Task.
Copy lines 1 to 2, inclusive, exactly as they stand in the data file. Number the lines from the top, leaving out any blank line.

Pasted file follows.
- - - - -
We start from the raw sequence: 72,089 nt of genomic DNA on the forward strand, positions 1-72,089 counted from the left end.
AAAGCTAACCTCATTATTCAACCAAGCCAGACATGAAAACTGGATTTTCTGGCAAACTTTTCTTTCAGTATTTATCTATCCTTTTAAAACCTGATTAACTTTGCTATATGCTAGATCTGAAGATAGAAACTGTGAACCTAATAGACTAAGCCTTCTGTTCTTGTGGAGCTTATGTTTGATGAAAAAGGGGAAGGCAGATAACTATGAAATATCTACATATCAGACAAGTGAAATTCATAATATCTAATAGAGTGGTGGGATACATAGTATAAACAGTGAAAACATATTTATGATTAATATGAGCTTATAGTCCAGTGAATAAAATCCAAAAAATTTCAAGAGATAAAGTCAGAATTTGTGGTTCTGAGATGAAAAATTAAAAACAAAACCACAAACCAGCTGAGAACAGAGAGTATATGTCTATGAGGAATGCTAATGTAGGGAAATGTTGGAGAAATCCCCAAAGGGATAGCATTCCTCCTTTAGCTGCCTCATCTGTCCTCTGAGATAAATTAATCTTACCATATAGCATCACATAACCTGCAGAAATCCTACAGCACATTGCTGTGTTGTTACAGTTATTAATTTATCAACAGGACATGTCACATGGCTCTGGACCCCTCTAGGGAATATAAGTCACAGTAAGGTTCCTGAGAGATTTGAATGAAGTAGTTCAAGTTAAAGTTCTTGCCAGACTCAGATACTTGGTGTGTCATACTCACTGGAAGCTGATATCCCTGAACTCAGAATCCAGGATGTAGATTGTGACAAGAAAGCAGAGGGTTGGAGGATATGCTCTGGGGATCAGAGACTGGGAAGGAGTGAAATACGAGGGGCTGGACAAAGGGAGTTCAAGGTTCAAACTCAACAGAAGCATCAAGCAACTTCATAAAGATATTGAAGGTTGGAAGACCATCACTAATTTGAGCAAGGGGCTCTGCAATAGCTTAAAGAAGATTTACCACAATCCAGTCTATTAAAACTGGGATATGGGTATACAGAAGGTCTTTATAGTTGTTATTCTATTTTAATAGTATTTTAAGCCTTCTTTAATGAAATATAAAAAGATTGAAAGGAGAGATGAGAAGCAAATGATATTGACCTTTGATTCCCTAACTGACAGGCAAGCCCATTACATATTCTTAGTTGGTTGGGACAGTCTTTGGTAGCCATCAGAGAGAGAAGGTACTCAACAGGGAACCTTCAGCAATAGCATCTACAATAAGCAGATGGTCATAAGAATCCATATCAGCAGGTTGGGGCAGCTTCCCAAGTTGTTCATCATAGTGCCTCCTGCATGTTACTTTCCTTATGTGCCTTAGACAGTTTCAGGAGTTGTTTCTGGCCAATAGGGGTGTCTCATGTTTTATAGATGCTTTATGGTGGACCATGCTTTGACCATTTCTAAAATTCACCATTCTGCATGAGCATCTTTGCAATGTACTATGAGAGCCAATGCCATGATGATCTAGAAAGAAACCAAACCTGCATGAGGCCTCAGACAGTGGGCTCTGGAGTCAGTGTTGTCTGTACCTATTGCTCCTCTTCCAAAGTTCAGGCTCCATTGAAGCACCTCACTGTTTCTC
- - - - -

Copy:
We start from the raw sequence: 72,089 nt of genomic DNA on the forward strand, positions 1-72,089 counted from the left end.
AAAGCTAACCTCATTATTCAACCAAGCCAGACATGAAAACTGGATTTTCTGGCAAACTTTTCTTTCAGTATTTATCTATCCTTTTAAAACCTGATTAACTTTGCTATATGCTAGATCTGAAGATAGAAACTGTGAACCTAATAGACTAAGCCTTCTGTTCTTGTGGAGCTTATGTTTGATGAAAAAGGGGAAGGCAGATAACTATGAAATATCTACATATCAGACAAGTGAAATTCATAATATCTAATAGAGTGGTGGGATACATAGTATAAACAGTGAAAACATATTTATGATTAATATGAGCTTATAGTCCAGTGAATAAAATCCAAAAAATTTCAAGAGATAAAGTCAGAATTTGTGGTTCTGAGATGAAAAATTAAAAACAAAACCACAAACCAGCTGAGAACAGAGAGTATATGTCTATGAGGAATGCTAATGTAGGGAAATGTTGGAGAAATCCCCAAAGGGATAGCATTCCTCCTTTAGCTGCCTCATCTGTCCTCTGAGATAAATTAATCTTACCATATAGCATCACATAACCTGCAGAAATCCTACAGCACATTGCTGTGTTGTTACAGTTATTAATTTATCAACAGGACATGTCACATGGCTCTGGACCCCTCTAGGGAATATAAGTCACAGTAAGGTTCCTGAGAGATTTGAATGAAGTAGTTCAAGTTAAAGTTCTTGCCAGACTCAGATACTTGGTGTGTCATACTCACTGGAAGCTGATATCCCTGAACTCAGAATCCAGGATGTAGATTGTGACAAGAAAGCAGAGGGTTGGAGGATATGCTCTGGGGATCAGAGACTGGGAAGGAGTGAAATACGAGGGGCTGGACAAAGGGAGTTCAAGGTTCAAACTCAACAGAAGCATCAAGCAACTTCATAAAGATATTGAAGGTTGGAAGACCATCACTAATTTGAGCAAGGGGCTCTGCAATAGCTTAAAGAAGATTTACCACAATCCAGTCTATTAAAACTGGGATATGGGTATACAGAAGGTCTTTATAGTTGTTATTCTATTTTAATAGTATTTTAAGCCTTCTTTAATGAAATATAAAAAGATTGAAAGGAGAGATGAGAAGCAAATGATATTGACCTTTGATTCCCTAACTGACAGGCAAGCCCATTACATATTCTTAGTTGGTTGGGACAGTCTTTGGTAGCCATCAGAGAGAGAAGGTACTCAACAGGGAACCTTCAGCAATAGCATCTACAATAAGCAGATGGTCATAAGAATCCATATCAGCAGGTTGGGGCAGCTTCCCAAGTTGTTCATCATAGTGCCTCCTGCATGTTACTTTCCTTATGTGCCTTAGACAGTTTCAGGAGTTGTTTCTGGCCAATAGGGGTGTCTCATGTTTTATAGATGCTTTATGGTGGACCATGCTTTGACCATTTCTAAAATTCACCATTCTGCATGAGCATCTTTGCAATGTACTATGAGAGCCAATGCCATGATGATCTAGAAAGAAACCAAACCTGCATGAGGCCTCAGACAGTGGGCTCTGGAGTCAGTGTTGTCTGTACCTATTGCTCCTCTTCCAAAGTTCAGGCTCCATTGAAGCACCTCACTGTTTCTC